Significant portions of Stewart’s text have not been available until now, and Lewis and Anderson set Stewart’s findings in the context of current knowledge about Native hunter-gathers and their uses of fire. This volume shows that for thousands of years, the North American landscape has been regularly shaped and renewed by the land and fire management practices of North American Indians.
Stephen J. Pyne: "Fire in America: A Cultural History of Wildland and Rural Fire", 1997.
From prehistory to the present-day conservation movement, Pyne explores the efforts of successive American cultures to master wildfire and to use it to shape the landscape.
Le furie della natura: Megaincendi
Don G. Despain, William H. Romme: : "L'ecologia degli incendi nel Parco di Yellowstone", Le Scienze, Edizione italiana di Scientific American, gennaio 1990.
Che cosa puo' insegnare il fatto che nella sola estate del 1988 il fuoco abbia distrutto centinaia di migliaia di ettari di questa celebre foresta? Studi recenti dimostrano che gli incendi possono anche avere un ruolo ecologico.
Bianca M. Landi e Silvano Landi: "Organizzazione e tecnica della lotta contro gli incendi boschivi", 2002.
AA.VV.: "A fiamme spente. Gestire il dopo incendio nelle foreste", 2006.
Gaspare Adinolfi: "Incendi boschivi nella Penisola sorrentino-amalfitana. Analisi di un fenomeno antropogenico con speciale riferimento agli eventi del 2017", 2020.
Sulla scorta di precedenti e mai esaustivi contributi l'autore del quarto volume della collana Paesaggio e Identità, inaugurata nel 2018 dal Centro di Cultura e Storia Amalfitana, torna sul tema degli incendi boschivi nella Penisola sorrentino-amalfitana seguendo la via indicata dal compianto prof. Carmine Conforti nell'ormai lontano 1991 con Il destino di un paesaggio italiano. La Costiera amalfitana tra consumo e tutela. Alla stregua dell'ideale maestro Gaspare Adinolfi passa in rassegna i riferimenti della bibliografia locale e registra titoli della letteratura grigia, senza trascurare quelle voci, meno autorevoli ma altrettanto numerose, confluite nelle uscite periodiche; e di questa messe egli tiene conto in innumerevoli ricognizioni nel comprensorio peninsulare. Alternando così montagne di carta stampata a montagne di roccia l'autore, Guida naturalistica e ambientale dal 2004, cerca e talvolta trova sul campo la chiave interpretativa del fenomeno degli incendi boschivi che, una ventina di anni or sono, fu forgiata dall'ormai soppresso Corpo Forestale dello Stato. Rinunciando dunque a facili soluzioni combinatorie, pur suggeritegli dalla ventennale esperienza di ambientalista militante, Adinolfi affronta il tema in epigrafe come espressione locale di una problematica mondiale, non senza (ri-)scoprire interessanti specificità.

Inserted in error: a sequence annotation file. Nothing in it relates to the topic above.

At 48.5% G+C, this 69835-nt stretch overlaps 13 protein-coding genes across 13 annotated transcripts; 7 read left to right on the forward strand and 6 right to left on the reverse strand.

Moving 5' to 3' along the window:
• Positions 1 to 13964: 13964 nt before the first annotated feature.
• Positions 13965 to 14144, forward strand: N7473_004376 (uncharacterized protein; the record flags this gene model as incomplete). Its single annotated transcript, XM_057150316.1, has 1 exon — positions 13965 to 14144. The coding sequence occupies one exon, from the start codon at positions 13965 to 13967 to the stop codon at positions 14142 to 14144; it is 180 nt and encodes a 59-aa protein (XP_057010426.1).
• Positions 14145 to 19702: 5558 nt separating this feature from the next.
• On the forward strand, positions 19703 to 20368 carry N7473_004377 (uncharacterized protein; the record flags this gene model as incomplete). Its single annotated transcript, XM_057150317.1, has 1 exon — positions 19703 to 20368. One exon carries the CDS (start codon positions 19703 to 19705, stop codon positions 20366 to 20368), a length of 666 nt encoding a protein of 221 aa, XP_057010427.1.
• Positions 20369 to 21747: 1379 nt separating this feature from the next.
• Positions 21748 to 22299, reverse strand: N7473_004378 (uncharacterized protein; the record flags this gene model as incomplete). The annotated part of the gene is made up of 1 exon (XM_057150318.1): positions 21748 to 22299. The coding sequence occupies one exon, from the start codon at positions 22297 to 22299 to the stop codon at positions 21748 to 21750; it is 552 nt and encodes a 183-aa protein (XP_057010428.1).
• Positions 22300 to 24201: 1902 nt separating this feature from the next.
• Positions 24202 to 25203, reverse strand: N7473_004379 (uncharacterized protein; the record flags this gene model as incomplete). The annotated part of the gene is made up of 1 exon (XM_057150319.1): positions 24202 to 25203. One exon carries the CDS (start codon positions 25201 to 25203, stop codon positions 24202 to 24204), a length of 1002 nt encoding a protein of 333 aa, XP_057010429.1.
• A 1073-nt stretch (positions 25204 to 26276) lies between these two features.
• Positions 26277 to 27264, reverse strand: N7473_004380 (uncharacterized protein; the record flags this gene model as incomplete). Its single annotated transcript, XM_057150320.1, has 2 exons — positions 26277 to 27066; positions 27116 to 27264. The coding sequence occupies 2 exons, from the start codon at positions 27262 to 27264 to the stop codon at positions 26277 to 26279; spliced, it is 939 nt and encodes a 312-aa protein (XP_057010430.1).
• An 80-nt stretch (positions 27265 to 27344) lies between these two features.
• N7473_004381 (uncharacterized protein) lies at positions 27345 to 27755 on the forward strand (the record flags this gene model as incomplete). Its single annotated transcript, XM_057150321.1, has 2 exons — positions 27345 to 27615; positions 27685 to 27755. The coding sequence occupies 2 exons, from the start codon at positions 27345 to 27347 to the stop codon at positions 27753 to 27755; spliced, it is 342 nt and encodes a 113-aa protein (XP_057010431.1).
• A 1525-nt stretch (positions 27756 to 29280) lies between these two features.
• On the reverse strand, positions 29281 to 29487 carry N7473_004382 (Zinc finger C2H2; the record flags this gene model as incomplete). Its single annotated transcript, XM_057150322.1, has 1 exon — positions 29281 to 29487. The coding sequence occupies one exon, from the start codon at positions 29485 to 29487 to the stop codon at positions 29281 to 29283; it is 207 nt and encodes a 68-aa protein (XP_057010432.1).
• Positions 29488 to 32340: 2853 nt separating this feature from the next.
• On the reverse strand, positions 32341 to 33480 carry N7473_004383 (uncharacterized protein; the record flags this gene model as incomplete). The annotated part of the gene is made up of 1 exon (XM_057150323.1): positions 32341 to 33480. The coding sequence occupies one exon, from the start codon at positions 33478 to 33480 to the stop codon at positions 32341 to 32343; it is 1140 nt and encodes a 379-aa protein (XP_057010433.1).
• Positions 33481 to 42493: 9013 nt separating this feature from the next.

AA.VV.: "Gestione selvicolturale dei combustibili forestali per la prevenzione degli incendi boschivi", 2014.
Approfondimento sul tema della prevenzione degli incendi boschivi sotto il profilo sia scientifico che operativo a supporto per i professionisti, i tecnici e i funzionari delle amministrazioni pubbliche con competenza e interessi nel settore. Obiettivo principale è integrare, in un quadro organico e in linea con una moderna visione della selvicoltura e della pianificazione forestale e ambientale, i vari aspetti ecologici, normativo-procedurali e tecnico-gestionali coinvolti.
Tonino Mulas: "Severità degli incendi boschivi, elaborazione di immagini satellitari: Incendi boschivi in Sardegna", 2017.
Questo lavoro apprezza la potenzialità delle informazioni derivanti dalle immagini multispettrali da Satellite, per la stima degli effetti che un incendio cagiona su alcune tipologie di vegetazione in aree mediterranee. La severità, ossia la magnitudo dell’impatto del fuoco sull’ecosistema, a parità di intensità non è costante ma varia in accordo con le caratteristiche del combustibile, l'orografia e con il comportamento del fuoco. Pertanto gli effetti del fuoco sulle varie specie di vegetazione variano significativamente all’interno dello stesso incendio e per le stesse cause, la ricrescita, dopo l’incendio del bosco, dipende dalle caratteristiche delle piante stesse, dalla loro suscettibilità al fuoco e dalle condizioni di vitalità in cui si trovano prima e dopo l’evento. Per quantificare i cambiamenti ecologici derivanti dal passaggio di un incendio sono stati presi in considerazione due indici: il Normalized Burn Ratio (NBR) e il Normalized Difference Vegetation Index (NDVI).
Giancarlo Cesti: "Fattori orografici e meteorologici influenti sugli incendi boschivi", 2011.
Giacarlo Calabri: "La prevenzione degli incendi boschivi", 1996.
AA.VV.: "Tecniche di ripristino dei boschi percorsi da incendio", 2008.